Food oil firm Frylite's £2m Lisburn investment could fuel 60 jobs

Eamon McCay, managing director at Frylite
Gary McDonald Business Editor

STRABANE-based cooking oil specialist Frylite has opened a new depot in Lisburn in a £2 million investment which will initially bring 25 new jobs to the city but which could grow to as many as 60.

It's the hospitality supplier's sixth depot, complementing existing bases in Coleraine, Cork, Dublin and Galway as well as its main Co Tyrone headquarters site.

Frylite said the new facility will meet the demands of its growing customer base in and around greater Belfast, an area previously served by its Strabane depot, while also supporting its drive to zero carbon emissions.

Managing director Eamon McCay said: “Initial plans for staffing at Lisburn involve the recruitment of 25 staff but there is capacity for up to 60 team members, with roles in delivery, warehousing, sales and other areas.

“We also anticipate that the growth of our food waste collection business and our oil and waste oils business will drive the need for a total of 60 new staff members who will work solely from the Lisburn base.”

The announcement comes after the company published its annual accounts for the year to April, a full 12 months operating within the Covid era, in which it saw its turnover fall by £6 million to £33.7m and its bottom-line profit plunge from £1.2m to just over £270,000.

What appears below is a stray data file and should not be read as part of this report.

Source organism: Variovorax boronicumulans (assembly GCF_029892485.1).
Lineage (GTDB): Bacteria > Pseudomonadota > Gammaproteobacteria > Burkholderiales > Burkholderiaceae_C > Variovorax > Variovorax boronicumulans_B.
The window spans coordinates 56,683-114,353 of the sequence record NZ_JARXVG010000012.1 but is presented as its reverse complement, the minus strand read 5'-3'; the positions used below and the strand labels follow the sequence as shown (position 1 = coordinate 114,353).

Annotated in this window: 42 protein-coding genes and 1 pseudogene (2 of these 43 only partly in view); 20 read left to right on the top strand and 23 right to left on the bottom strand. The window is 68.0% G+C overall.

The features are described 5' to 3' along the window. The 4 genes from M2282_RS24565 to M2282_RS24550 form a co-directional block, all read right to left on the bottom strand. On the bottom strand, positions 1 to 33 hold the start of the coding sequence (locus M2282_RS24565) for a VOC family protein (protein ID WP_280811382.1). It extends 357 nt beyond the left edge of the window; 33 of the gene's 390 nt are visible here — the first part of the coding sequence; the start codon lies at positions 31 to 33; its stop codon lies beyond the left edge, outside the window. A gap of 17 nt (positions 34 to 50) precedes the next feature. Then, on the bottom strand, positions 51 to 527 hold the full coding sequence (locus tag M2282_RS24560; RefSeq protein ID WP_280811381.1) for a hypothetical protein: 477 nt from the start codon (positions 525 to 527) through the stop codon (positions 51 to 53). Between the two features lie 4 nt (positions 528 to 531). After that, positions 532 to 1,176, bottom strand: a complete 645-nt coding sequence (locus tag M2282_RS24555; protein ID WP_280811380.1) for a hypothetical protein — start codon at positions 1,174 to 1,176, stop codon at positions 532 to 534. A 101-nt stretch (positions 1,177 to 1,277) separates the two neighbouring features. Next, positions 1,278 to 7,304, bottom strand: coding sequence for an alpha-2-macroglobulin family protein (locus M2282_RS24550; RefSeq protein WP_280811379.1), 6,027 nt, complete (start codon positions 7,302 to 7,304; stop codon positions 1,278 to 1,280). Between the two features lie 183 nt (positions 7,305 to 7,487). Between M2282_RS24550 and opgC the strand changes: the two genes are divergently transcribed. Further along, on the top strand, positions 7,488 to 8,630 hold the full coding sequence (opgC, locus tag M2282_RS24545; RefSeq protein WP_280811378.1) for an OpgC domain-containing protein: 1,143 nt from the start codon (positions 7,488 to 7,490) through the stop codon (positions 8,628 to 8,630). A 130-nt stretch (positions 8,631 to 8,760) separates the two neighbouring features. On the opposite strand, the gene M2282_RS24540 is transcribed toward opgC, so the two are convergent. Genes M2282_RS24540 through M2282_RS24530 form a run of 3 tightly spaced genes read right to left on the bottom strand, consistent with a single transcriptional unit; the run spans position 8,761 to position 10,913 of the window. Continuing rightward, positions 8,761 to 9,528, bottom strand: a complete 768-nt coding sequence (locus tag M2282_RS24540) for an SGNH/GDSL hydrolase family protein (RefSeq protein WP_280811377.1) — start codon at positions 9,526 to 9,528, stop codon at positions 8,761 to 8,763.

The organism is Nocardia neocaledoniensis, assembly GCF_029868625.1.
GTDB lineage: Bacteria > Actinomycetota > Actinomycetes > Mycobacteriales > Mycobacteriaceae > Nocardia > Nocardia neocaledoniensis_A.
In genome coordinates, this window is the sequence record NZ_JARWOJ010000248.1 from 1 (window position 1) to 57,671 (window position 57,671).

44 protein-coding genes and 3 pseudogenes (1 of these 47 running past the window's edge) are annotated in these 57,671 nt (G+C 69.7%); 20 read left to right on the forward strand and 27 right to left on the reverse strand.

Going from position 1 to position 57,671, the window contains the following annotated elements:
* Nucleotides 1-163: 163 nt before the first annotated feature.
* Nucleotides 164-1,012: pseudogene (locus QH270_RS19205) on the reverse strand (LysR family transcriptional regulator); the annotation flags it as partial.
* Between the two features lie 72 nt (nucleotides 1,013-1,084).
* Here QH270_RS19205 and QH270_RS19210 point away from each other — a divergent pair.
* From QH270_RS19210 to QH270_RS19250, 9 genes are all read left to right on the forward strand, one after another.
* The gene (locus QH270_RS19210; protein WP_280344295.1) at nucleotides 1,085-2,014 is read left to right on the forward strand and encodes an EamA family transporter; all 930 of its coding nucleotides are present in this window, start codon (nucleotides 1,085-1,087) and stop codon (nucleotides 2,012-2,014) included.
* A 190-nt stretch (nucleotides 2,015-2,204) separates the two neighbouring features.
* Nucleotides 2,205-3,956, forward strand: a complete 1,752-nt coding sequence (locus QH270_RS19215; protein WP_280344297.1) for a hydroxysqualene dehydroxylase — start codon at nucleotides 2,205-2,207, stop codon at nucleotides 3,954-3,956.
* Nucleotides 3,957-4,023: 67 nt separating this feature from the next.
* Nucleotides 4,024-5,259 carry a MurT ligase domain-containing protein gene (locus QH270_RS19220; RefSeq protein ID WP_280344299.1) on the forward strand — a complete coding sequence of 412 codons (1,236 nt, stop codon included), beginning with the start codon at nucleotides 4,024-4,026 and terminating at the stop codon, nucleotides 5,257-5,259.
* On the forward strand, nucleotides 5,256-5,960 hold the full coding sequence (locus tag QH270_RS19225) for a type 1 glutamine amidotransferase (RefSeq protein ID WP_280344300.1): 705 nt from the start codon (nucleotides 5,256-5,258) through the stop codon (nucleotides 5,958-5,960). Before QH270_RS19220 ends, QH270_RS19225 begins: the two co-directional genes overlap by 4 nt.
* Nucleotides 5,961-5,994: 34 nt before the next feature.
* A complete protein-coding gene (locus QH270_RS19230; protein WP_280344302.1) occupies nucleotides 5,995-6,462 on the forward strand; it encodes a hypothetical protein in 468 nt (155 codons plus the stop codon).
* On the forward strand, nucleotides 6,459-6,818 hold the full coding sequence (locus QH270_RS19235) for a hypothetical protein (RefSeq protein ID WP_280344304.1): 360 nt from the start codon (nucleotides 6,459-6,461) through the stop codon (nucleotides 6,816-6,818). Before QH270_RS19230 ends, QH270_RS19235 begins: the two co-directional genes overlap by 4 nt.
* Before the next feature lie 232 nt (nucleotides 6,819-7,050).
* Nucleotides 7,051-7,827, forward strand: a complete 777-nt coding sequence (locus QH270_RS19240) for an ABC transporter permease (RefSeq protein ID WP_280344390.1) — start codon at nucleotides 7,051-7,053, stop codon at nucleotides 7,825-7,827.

Frylite operations director Martin Gormley said: “For decades we've grown our client portfolio in and around Belfast and Lisburn areas, so it made sense to open a new depot here rather than service customers from Strabane.

“Being closer allows us to meet customers' daily needs in a shorter time frame with less travelling, which in turn has a better impact on the environment and improves our customer service.

“It's an efficient business model that offers more competitive pricing for our customers too and we are very optimistic about the growth this will bring to the business.”

The opening comes as Frylite assigns 2021 as the year for its “green revolution” during which it has plans to use its oil products to produce fuel via anaerobic digestion to power its fleet of vehicles and setting it on the road to becoming a carbon neutral business by 2030.

As well as recruiting staff for the Lisburn depot, Frylite is also seeking new HGV drivers.

But is set against the backdrop of the UK's haulage industry struggling with a shortage of more than 100,000 drivers out of a pre-pandemic total of 600,000, according to the Road Haulage Association.

The new facility, designed by Manor Architects and built by Woodvale Construction in conjunction with Frylite, boasts sharp contemporary external cladding with composite Kingspan wall panel to create a modern industrial facility consisting of offices, a canteen, and a split warehouse for new oil storage and repurposing.

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